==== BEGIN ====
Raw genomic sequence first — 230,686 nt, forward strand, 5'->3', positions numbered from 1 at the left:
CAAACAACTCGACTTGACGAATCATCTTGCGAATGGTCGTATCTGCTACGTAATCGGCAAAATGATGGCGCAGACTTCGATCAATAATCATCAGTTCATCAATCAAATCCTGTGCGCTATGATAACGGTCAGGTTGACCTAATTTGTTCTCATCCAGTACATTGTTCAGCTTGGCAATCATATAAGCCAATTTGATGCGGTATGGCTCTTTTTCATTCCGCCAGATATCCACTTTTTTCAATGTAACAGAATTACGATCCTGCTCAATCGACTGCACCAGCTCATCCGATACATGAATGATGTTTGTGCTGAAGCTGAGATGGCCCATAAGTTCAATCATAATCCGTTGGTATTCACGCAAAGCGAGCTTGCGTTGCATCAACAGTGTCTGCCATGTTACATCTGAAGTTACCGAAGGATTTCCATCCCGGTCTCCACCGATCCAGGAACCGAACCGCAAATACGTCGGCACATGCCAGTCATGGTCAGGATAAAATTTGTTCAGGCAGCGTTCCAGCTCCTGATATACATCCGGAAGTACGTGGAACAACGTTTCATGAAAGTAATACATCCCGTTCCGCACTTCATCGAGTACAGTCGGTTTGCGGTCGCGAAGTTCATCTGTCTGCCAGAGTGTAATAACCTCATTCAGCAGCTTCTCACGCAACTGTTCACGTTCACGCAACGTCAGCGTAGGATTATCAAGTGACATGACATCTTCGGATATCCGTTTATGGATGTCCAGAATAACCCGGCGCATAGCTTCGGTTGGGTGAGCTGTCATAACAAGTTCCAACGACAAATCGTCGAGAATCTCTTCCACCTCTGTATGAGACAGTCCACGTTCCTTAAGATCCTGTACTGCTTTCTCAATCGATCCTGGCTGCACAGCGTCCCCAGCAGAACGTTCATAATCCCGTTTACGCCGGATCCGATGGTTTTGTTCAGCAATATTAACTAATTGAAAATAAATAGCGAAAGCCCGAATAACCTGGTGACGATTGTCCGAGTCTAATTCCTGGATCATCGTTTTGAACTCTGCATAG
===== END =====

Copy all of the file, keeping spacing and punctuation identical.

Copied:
Raw genomic sequence first — 230,686 nt, forward strand, 5'->3', positions numbered from 1 at the left:
CAAACAACTCGACTTGACGAATCATCTTGCGAATGGTCGTATCTGCTACGTAATCGGCAAAATGATGGCGCAGACTTCGATCAATAATCATCAGTTCATCAATCAAATCCTGTGCGCTATGATAACGGTCAGGTTGACCTAATTTGTTCTCATCCAGTACATTGTTCAGCTTGGCAATCATATAAGCCAATTTGATGCGGTATGGCTCTTTTTCATTCCGCCAGATATCCACTTTTTTCAATGTAACAGAATTACGATCCTGCTCAATCGACTGCACCAGCTCATCCGATACATGAATGATGTTTGTGCTGAAGCTGAGATGGCCCATAAGTTCAATCATAATCCGTTGGTATTCACGCAAAGCGAGCTTGCGTTGCATCAACAGTGTCTGCCATGTTACATCTGAAGTTACCGAAGGATTTCCATCCCGGTCTCCACCGATCCAGGAACCGAACCGCAAATACGTCGGCACATGCCAGTCATGGTCAGGATAAAATTTGTTCAGGCAGCGTTCCAGCTCCTGATATACATCCGGAAGTACGTGGAACAACGTTTCATGAAAGTAATACATCCCGTTCCGCACTTCATCGAGTACAGTCGGTTTGCGGTCGCGAAGTTCATCTGTCTGCCAGAGTGTAATAACCTCATTCAGCAGCTTCTCACGCAACTGTTCACGTTCACGCAACGTCAGCGTAGGATTATCAAGTGACATGACATCTTCGGATATCCGTTTATGGATGTCCAGAATAACCCGGCGCATAGCTTCGGTTGGGTGAGCTGTCATAACAAGTTCCAACGACAAATCGTCGAGAATCTCTTCCACCTCTGTATGAGACAGTCCACGTTCCTTAAGATCCTGTACTGCTTTCTCAATCGATCCTGGCTGCACAGCGTCCCCAGCAGAACGTTCATAATCCCGTTTACGCCGGATCCGATGGTTTTGTTCAGCAATATTAACTAATTGAAAATAAATAGCGAAAGCCCGAATAACCTGGTGACGATTGTCCGAGTCTAATTCCTGGATCATCGTTTTGAACTCTGCATAG